Sunday, September 2, 2007

What I did last summer (and year)....

Earlier in these pages I gave a brief background of what I've been doing for the past year. I've been interested in how differences in mRNA production and differences in holin structure led to variability in lysis timing. Max Delbruck was the first to consider this question; he looked at variation in the number of babies a single phage produces and found a great deal of variation in this important life history trait. Delbruck's method, diluting a suspension of infected bacteria such each dilution contained on average less than one bacterial cell, and then plating all the (hundreds of) dilutions, is especially onerous, and perhaps explains why his work was not followed up.

(i.e. production rate, and observe the changes in Moreover, his work leaves open the questions of what causes the variation and whether it is evolutionarily significant. My work follows up on Delbruck's, except that I chose to look at a different, but closely related life history trait, lysis time. Earlier work has shown that there is a direct correlation between lysis time and burst size: the longer the phage waits to lyse the cell, the more babies it can produce. So it makes a good proxy for burst size, as well as an interesting life history trait in its own right. Plus, we now have the genetic techniques to manipulate the phage's genome and dissect the causes of variation: to wit, the ability to manipulate the holin protein structure and to alter the strength of the promoter that controls holin production. All we need is a way of observing lysis time for individual cells. Enter the microscope-mounted perfusion chamber! Here is the setup:

The way this works is you place a glass cover slip on the bottom, a cell-binding agent (poly-lysine) and some E. coli infected with lysogenic phage, then place another cover slip on top. The cells form a single layer on the bottom cover slip. The whole unit is placed on a heating platform, under a normal light microscope, and tubes are attached to allow a flow of nutrient broth thru the chamber. The heating platform generates a heat spike, inducing the phage to begin the lysis process. With a microscope mounted camera, I filmed the bound cells following the heat spike until they lysed, then recorded the time of lysis for each cell.

Given are the variation in lysis time for the wild type (JJD3), the most variable altered holin sequence genotype (JJD9) and the most variable altered promoter genotype (SYP028). This histogram (below) clearly shows the greater variability (standard deviation, SD, in lysis time for the latter two genotypes.

In general, SD increases with the mean lysis time (below, P = 0.0087). This result is consistent with the idea that, on average, it takes a longer time for a weak holin-holin interaction to attain the critical holin raft size that is necessary for hole formation. Furthermore, the the timing of attainment also varies widely among individual infected cells. That is, we should expect to observe a positive relationship between the mean lysis times and their standard deviations.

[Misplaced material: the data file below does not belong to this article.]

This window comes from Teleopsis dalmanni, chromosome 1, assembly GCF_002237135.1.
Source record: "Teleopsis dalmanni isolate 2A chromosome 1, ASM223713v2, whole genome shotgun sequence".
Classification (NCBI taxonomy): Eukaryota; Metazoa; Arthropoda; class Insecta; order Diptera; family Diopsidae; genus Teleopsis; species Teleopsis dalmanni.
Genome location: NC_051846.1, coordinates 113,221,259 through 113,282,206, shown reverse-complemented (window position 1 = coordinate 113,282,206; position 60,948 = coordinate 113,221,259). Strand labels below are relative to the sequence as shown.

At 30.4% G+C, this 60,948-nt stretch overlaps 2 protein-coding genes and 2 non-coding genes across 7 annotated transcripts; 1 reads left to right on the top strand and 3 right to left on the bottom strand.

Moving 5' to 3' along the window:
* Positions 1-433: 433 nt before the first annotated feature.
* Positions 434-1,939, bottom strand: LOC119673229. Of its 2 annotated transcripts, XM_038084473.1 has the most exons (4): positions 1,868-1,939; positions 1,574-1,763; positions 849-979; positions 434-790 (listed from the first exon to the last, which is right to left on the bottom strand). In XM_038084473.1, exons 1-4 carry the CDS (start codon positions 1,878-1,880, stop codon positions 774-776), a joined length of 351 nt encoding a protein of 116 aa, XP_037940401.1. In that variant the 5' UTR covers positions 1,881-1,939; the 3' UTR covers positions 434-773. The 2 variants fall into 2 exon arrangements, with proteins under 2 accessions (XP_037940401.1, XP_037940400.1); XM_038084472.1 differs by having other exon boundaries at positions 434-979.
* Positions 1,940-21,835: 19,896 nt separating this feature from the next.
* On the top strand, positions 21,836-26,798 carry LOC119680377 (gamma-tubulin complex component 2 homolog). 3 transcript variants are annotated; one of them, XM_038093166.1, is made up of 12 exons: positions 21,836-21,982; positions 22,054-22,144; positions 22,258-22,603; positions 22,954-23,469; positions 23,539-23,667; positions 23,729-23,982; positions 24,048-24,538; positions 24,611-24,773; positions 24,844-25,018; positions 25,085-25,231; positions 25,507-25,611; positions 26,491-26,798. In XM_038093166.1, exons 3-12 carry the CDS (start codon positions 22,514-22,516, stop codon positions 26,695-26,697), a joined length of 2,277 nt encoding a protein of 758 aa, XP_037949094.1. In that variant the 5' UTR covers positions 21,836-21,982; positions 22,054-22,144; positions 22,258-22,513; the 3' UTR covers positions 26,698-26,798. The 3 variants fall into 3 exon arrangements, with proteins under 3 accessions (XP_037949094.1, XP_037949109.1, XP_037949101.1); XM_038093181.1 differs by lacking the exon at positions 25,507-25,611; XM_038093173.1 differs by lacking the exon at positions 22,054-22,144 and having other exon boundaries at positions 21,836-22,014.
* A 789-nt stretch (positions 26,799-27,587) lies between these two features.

Greater promoter strength leads to a shorter lysis time (P = 0.0065). Interestingly, the lysis time variation seems to show a threshold effect. Within a range of promoter strength (between 150 to 250), different mean lysis times showed a similar stochasticity (P = 0.9593). However, once the promoter strength was dropped to a low level, the stochasticity increased dramatically.
Finally I showed an environmental component to lysis time stochasticity by reducing the nutrients provided to the host cells. Expression of the phage holin protein requires the host synthesis machinery, including the RNA polymerases (RNAPs) for transcription, ribosomes for translation, and many other raw materials for protein synthesis and enzymes for modifications. In general, cells growing at a higher rate will have a higher concentration of the synthesis machinery. Here as growth rate increases, the stochasticity (SD) decreases (P = 0.0346), demonstrating that host physiology can greatly influence the outcome of a viral infection.
The commonly invoked causes for cellular stochasticity are the random events of gene transcription, translation, and degradation of the expressed protein. Besides the usual causes, there is another layer of random event for holin hole formation, namely, the association and disassociation of holin raft on the cell membrane. However, in this preliminary study, I was not able to attribute the relative importance of each cause for the observed lysis time stochasticity. If the main cause is due to host biochemistry and physiology, then it would be difficult for the phage to reduce stochasticity. On the other hand, if the main cause is due to the amount of holin production or holin-holin interaction, then it is possible for mutations to change the promoter strength or holin sequence to increase or reduce the level of stochasticity.

Whether the observed lysis time stochasticity is evolutionarily significant remains to be determined; however it is conceivable that selection can favor genotypes with greater or lower levels of phenotypic stochasticity depending on the circumstances. Future experiments will address (1) whether variation in lysis time stochasticity translates into variation in fitness; (2) whether genotypes expressing greater or lower levels of lysis time stochasticity can be selected for; (3) whether similar patterns of stochasticity exist for different phage species.

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